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Old 04-12-2016, 05:15 PM   #1
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Tongue weight - should I be concerned? Hitch weight 15% of trailer in stock form....

I am about the pull the trigger on a Forest River Palomini 180FB....single axle The lady and I really like the floor plan and it has the off road package which is nice.

PaloMini Travel Trailers by Palomino



Digging further into the numbers I see that the empty weight is

UVW - 2821
Hitch weight - 443

So hitch is 15.7% of tongue out of the gate. The factory sticker on my trailer says 3100 lbs dry but is silent on the new tongue weight.

I am towing with a 2005 Tundra V8 that can tow 7100lbs but I am away from the truck and not sure what the max tongue weight is.

My concern is that the trailer's 19 gallon water tank is located under the bed well forward of the axle. I also had dreams of adding two 6v golf car batteries to the tongue. However, the rear bathroom does have a lot of storage. Heavy things can go back there like tools and the rock climbing gear to help take the weight off of the front. Additionally, the black and grey tanks are mounted aft of the rear axle.

I have already accepted that I will for sure need a WDH...but this is all theoretical. I have never towed anything this large, never owned an RV, and didn't know what a WDH was up until about 2 weeks ago


Thoughts?
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Old 04-12-2016, 05:50 PM   #2
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Just from your picture, you can tell this trailer with the single axle set so far back is going to be "tongue heavy".

Add in you want to add two 6 volt batteries which sit up front, plus your storage door, and I'm going to assume your bed is up front with storage under it will all add to a lot of weight up front.

Again I'm assuming, the 05' Tundra must be a 4.6L the smaller V-8. I have the newer Tundra 5.7L V-8 rated at 10,000 towing and a hitch tongue limit of 980 lbs.

Weigh wise your fine, tongue weight will be heavy, but you should be under it's limit. You will need a weight-distribution set-up.

** Back about 6-7 years ago, Toyota gave us a Tundra (4.6L) / (double cab) as a loaner vehicle, I did feel at the time it was under powered towing our (at the time)2005 25' tt weighing about 5000 lbs. wet.
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Old 04-12-2016, 06:39 PM   #3
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The higher tongue weight in itself is not a problem if it doesn't take you over the truck's payload.

If the designers were smart they configured the trailer so the tongue weight would not be too low with full holding tanks.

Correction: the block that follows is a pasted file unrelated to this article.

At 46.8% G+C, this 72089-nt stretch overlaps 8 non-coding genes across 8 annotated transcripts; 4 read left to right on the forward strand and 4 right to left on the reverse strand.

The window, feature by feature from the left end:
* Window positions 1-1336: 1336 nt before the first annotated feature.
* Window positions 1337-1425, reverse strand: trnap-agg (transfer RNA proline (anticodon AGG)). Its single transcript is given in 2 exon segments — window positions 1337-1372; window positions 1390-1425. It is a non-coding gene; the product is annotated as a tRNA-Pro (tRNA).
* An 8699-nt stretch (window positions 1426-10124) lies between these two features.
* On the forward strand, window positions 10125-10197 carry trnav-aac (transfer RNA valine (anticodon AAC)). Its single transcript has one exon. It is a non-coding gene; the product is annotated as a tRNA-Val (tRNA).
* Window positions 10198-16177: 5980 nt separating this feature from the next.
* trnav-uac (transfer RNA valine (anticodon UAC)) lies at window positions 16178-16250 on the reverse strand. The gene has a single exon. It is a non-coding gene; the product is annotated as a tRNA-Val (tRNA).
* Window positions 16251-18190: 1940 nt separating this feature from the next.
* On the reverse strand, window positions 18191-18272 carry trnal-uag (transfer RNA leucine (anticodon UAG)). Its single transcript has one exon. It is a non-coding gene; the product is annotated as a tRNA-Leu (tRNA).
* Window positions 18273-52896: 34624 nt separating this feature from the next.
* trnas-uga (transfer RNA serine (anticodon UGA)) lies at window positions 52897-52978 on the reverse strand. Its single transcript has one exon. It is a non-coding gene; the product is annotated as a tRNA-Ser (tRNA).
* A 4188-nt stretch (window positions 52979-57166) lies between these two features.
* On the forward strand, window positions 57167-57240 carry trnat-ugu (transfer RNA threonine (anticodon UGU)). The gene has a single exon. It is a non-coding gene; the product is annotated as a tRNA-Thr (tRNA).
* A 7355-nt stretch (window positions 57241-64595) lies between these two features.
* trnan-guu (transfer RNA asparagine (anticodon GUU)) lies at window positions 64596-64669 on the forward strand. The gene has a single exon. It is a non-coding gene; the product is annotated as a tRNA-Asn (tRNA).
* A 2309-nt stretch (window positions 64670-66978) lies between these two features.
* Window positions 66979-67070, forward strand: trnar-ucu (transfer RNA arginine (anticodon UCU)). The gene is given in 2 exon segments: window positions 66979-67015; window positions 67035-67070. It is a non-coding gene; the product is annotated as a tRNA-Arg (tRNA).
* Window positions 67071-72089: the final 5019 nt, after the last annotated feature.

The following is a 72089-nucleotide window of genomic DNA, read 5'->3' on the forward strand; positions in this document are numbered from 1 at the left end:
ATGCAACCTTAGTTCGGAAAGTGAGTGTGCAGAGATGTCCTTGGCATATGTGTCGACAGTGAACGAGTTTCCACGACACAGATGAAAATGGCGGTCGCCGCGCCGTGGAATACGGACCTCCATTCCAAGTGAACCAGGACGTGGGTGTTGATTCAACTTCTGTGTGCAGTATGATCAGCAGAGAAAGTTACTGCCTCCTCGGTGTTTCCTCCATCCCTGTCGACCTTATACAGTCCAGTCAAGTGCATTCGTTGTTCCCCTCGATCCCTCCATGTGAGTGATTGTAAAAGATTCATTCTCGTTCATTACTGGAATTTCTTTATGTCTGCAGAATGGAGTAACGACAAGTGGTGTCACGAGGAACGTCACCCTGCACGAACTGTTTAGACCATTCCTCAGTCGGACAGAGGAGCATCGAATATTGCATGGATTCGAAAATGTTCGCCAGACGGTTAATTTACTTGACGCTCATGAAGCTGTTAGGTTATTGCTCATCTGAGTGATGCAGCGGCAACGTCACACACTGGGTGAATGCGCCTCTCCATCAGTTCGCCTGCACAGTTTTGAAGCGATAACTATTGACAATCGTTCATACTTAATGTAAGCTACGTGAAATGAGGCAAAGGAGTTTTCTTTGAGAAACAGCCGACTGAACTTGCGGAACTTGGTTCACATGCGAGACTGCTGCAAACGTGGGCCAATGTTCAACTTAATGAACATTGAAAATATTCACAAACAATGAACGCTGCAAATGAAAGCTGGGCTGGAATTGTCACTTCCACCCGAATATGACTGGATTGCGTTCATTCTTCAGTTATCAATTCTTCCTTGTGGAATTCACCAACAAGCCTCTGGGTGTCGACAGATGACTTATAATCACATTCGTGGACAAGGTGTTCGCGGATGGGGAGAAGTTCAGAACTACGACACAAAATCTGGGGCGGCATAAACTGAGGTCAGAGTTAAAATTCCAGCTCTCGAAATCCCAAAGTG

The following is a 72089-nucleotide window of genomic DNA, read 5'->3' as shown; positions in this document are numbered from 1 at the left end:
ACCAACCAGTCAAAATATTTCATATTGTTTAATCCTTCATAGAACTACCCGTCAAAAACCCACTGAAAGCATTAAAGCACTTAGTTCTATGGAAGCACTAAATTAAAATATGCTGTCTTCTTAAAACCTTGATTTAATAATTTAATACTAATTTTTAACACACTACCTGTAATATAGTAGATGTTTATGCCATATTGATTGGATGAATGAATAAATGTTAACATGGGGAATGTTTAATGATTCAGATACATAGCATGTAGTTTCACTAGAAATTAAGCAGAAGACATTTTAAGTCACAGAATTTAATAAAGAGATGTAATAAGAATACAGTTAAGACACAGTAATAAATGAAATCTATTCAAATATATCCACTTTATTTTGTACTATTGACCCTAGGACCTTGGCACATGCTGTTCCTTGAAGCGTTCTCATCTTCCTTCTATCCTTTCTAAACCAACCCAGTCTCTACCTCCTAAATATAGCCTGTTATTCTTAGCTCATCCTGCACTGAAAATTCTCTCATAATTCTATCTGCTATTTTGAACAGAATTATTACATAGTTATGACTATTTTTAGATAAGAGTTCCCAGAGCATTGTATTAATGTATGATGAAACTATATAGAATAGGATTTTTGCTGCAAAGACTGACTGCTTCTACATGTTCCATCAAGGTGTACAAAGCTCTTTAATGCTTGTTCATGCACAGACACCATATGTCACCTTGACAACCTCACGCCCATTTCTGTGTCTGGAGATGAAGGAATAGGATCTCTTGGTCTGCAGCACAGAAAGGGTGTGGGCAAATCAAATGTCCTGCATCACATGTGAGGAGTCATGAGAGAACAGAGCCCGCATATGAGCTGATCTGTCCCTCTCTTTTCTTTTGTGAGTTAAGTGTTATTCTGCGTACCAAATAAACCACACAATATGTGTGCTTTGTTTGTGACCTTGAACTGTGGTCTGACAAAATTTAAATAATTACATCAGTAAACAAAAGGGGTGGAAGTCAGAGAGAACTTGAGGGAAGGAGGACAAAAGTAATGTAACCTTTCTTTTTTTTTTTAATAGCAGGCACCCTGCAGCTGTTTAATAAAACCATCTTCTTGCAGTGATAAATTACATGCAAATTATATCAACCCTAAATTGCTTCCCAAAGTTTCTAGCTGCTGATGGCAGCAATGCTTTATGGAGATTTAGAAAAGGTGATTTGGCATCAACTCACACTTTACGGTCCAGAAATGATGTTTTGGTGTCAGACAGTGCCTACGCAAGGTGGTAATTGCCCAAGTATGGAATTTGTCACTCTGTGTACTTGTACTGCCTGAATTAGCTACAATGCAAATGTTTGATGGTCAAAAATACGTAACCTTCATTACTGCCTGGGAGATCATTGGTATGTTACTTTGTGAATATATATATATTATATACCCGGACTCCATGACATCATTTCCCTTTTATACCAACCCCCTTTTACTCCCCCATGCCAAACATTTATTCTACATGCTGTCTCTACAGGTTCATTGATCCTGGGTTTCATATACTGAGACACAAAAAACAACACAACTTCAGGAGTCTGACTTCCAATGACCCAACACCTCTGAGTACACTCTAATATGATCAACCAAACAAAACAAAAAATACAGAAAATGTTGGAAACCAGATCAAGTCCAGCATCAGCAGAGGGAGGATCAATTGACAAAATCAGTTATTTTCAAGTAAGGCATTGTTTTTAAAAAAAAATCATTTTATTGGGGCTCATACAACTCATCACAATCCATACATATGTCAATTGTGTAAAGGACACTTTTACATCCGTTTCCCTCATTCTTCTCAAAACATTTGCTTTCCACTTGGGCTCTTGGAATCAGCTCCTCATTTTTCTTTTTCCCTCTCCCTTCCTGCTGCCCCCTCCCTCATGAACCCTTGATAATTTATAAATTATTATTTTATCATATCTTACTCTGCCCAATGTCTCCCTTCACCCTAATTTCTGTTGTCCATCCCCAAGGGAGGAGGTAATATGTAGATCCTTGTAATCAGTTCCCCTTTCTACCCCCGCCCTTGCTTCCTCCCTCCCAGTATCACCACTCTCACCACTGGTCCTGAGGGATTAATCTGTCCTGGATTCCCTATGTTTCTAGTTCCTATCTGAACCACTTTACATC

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Old 04-12-2016, 06:47 PM   #4
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In a trailer in this price range and length, keeping it to a single axle saves "cost" and "floor space". A tandem axle trailer will always handle much better. This trailer will be "NOSE HEAVY" but the Tundra should be will with in its capacities.

Even the 26' hybrid trailer I have now , because the couch / kitchen slide is towards the front of the RV, it rather tongue is heavy at (550 lbs. dry). I do have a rear storage compartment I store all my heavier tools, toolbox, jack, chokes, power cords to help off-set somewhat.
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Old 04-12-2016, 07:06 PM   #5
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Quote:
Originally Posted by wankel7 View Post
I am about the pull the trigger on a Forest River Palomini 180FB...
You threw me for loop there. No such thing as a PaloMini by Forest River. However, I looked further and found the PaloMini by Palomino RV- the same folks that make Puma RV trailers.
PaloMini Travel Trailers by Palomino

Quote:
Digging further into the numbers I see that the empty weight is

UVW - 2821
Hitch weight - 443

So hitch is 15.7% of tongue out of the gate.

The factory sticker on my trailer says 3100 lbs dry but is silent on the new tongue weight.
Ignore those dry and unloaded weights. Most TTs have hitch weight of 13% to 15% of loaded trailer weight. Since your dry hitch weight is about 15% of dry trailer weight, then assume that your wet and loaded hitch weight will be about 15% of the wet and loaded TT.

GVWR 3943. 15% of 3943 is 591. So your wet and loaded tongue weight should not be more than about 600 pounds,

Quote:
I am towing with a 2005 Tundra V8 that can tow 7100lbs but I am away from the truck and not sure what the max tongue weight is.
Not to worry. With a weight-distributing hitch your tongue weight of less than 600 pounds will not overload the receiver hitch.


Quote:
I have already accepted that I will for sure need a WDH..
Yes. With tongue weight of more than 500 pounds, don't leave home without a good WDH with very good sway control. And don't settle for a cheap WD hitch, such as a Reese Pro Series. Get a Reese Strait-Line, or a Blue Ox SwayPro or an Equal-I-Zer as a minimum. You need one that has 600 or 800 pounds max tongue weight (TW).
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